Sunderland family crisis charity braced for influx after TV documentary

Sir Peter Vardy
Sir Peter Vardy
Have your say

A CHARITY which supports families in crisis is gearing up for an increase in referrals after a television documentary.

Safe Families for Children steps in to help Wearside parents by pulling together an army of largely church-based volunteers, supported by social work professionals, to offer a temporary place of safety for children.

The aim is to give parents time and space to resolve their issues, whether caused by ill health, housing problems, debt, domestic violence or drug abuse.

A BBC North East Inside Out documentary this week drew attention to the plight of the many vulnerable children in the North East whose parents are struggling to cope and the local authorities who do not have the resources to support them adequately.

After appearing on the show, Safe Families for Children, which also operates on Tyneside and in Middlesbrough, believes there will be an increase in people wanting to use its services.

Sir Peter Vardy, who founded the charity in the region after seeing the successful role of its sister organisation in Chicago, said: “I was happy that the BBC wanted to take a closer look at what Safe Families for Children is doing because I am 100 per cent confident that the work of the charity is transformational for the parents and the children receiving the help.”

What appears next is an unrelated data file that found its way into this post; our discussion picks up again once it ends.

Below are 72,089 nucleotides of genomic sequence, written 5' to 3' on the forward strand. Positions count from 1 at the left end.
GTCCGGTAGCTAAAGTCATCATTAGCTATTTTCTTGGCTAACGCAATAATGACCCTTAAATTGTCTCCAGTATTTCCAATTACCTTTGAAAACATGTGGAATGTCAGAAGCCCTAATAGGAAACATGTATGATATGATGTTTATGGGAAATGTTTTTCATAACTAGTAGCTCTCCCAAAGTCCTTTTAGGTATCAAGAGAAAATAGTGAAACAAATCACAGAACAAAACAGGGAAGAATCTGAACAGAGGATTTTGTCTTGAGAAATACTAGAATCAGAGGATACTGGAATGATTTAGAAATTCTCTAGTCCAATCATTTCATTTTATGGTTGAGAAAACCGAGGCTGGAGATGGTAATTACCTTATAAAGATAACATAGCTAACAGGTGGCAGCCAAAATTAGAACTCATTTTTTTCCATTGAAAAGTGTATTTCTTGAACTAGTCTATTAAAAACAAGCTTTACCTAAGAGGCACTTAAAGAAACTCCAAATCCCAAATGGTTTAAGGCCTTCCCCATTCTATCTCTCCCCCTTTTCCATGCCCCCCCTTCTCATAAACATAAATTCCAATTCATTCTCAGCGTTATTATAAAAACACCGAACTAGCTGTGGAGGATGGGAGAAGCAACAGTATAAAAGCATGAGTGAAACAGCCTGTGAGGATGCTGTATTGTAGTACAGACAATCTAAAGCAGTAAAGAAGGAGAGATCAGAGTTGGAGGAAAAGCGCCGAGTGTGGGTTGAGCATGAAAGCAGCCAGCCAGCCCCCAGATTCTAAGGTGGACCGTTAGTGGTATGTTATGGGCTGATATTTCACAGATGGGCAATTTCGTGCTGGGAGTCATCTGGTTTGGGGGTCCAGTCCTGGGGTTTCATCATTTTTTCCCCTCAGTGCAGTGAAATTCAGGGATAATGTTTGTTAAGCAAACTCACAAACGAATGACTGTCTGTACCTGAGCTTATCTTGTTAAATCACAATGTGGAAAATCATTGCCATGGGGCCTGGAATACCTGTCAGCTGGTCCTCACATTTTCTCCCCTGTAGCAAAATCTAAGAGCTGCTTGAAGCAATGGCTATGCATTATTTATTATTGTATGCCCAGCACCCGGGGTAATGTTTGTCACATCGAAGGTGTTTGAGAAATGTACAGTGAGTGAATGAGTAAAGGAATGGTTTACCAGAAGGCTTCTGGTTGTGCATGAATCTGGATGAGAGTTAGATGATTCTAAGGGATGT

Matt Wilson, chief executive of Safe Families, which has nearly 500 volunteers, said: “The programme really got to the heart of what we do and why it is so important. The interviews with our volunteer families and the parents and children who have benefited from their help, clearly demonstrated how this real, practical support can be the lifeline that’s needed at a critical time.”

The charity’s work also frees up professionals to focus on troubled situations and keeps more children out of the care system, potentially saving the taxpayer millions of pounds.

Matt said Safe Families has put in place plans to deal with an upsurge in demand from struggling families, offers of help from volunteers and questions from professionals working in the children’s social care sector.

He said: “We are prepared and ready to respond positively to anyone who gets in touch, whether that is churches that want to partner with us or professionals who recognise that we can support the good work they are already doing in our communities.

“To parents or other carers who are struggling to cope, the message is that our door is always open.

 “They do not have to suffer alone – we are here to help.”

For more information, visit